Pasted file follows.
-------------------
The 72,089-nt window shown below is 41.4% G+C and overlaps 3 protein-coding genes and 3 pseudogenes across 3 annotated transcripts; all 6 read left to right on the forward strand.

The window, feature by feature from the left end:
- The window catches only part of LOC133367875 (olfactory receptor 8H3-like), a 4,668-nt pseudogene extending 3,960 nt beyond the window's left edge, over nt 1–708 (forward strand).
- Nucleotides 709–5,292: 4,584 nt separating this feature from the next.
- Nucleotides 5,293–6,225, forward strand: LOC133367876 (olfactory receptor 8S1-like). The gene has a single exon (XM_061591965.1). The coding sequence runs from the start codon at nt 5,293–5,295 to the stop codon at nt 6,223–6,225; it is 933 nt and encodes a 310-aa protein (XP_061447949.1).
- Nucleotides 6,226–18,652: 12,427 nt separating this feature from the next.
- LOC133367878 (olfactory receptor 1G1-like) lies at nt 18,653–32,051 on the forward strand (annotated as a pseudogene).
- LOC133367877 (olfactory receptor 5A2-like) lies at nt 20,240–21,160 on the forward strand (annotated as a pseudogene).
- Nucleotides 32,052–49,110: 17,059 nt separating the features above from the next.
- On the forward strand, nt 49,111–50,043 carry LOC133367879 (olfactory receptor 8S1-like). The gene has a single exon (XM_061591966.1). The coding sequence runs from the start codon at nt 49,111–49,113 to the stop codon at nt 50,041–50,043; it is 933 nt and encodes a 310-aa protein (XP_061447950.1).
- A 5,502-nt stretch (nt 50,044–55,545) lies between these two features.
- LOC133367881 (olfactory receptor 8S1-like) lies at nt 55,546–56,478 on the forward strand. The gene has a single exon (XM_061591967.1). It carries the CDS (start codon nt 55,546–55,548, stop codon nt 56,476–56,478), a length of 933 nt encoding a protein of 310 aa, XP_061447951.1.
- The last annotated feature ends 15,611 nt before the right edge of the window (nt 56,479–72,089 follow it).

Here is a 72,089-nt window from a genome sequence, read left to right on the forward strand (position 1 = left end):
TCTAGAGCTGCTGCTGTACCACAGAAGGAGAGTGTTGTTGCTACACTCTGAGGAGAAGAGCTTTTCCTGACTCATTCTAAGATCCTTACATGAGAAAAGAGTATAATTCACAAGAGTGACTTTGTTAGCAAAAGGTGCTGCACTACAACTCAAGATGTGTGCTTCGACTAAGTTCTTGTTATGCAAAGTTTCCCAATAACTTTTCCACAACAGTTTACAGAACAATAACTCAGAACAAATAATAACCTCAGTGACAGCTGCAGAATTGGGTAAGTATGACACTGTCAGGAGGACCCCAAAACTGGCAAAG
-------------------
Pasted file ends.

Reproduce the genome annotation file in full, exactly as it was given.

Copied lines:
The 72,089-nt window shown below is 41.4% G+C and overlaps 3 protein-coding genes and 3 pseudogenes across 3 annotated transcripts; all 6 read left to right on the forward strand.

The window, feature by feature from the left end:
- The window catches only part of LOC133367875 (olfactory receptor 8H3-like), a 4,668-nt pseudogene extending 3,960 nt beyond the window's left edge, over nt 1–708 (forward strand).
- Nucleotides 709–5,292: 4,584 nt separating this feature from the next.
- Nucleotides 5,293–6,225, forward strand: LOC133367876 (olfactory receptor 8S1-like). The gene has a single exon (XM_061591965.1). The coding sequence runs from the start codon at nt 5,293–5,295 to the stop codon at nt 6,223–6,225; it is 933 nt and encodes a 310-aa protein (XP_061447949.1).
- Nucleotides 6,226–18,652: 12,427 nt separating this feature from the next.
- LOC133367878 (olfactory receptor 1G1-like) lies at nt 18,653–32,051 on the forward strand (annotated as a pseudogene).
- LOC133367877 (olfactory receptor 5A2-like) lies at nt 20,240–21,160 on the forward strand (annotated as a pseudogene).
- Nucleotides 32,052–49,110: 17,059 nt separating the features above from the next.
- On the forward strand, nt 49,111–50,043 carry LOC133367879 (olfactory receptor 8S1-like). The gene has a single exon (XM_061591966.1). The coding sequence runs from the start codon at nt 49,111–49,113 to the stop codon at nt 50,041–50,043; it is 933 nt and encodes a 310-aa protein (XP_061447950.1).
- A 5,502-nt stretch (nt 50,044–55,545) lies between these two features.
- LOC133367881 (olfactory receptor 8S1-like) lies at nt 55,546–56,478 on the forward strand. The gene has a single exon (XM_061591967.1). It carries the CDS (start codon nt 55,546–55,548, stop codon nt 56,476–56,478), a length of 933 nt encoding a protein of 310 aa, XP_061447951.1.
- The last annotated feature ends 15,611 nt before the right edge of the window (nt 56,479–72,089 follow it).

Here is a 72,089-nt window from a genome sequence, read left to right on the forward strand (position 1 = left end):
TCTAGAGCTGCTGCTGTACCACAGAAGGAGAGTGTTGTTGCTACACTCTGAGGAGAAGAGCTTTTCCTGACTCATTCTAAGATCCTTACATGAGAAAAGAGTATAATTCACAAGAGTGACTTTGTTAGCAAAAGGTGCTGCACTACAACTCAAGATGTGTGCTTCGACTAAGTTCTTGTTATGCAAAGTTTCCCAATAACTTTTCCACAACAGTTTACAGAACAATAACTCAGAACAAATAATAACCTCAGTGACAGCTGCAGAATTGGGTAAGTATGACACTGTCAGGAGGACCCCAAAACTGGCAAAG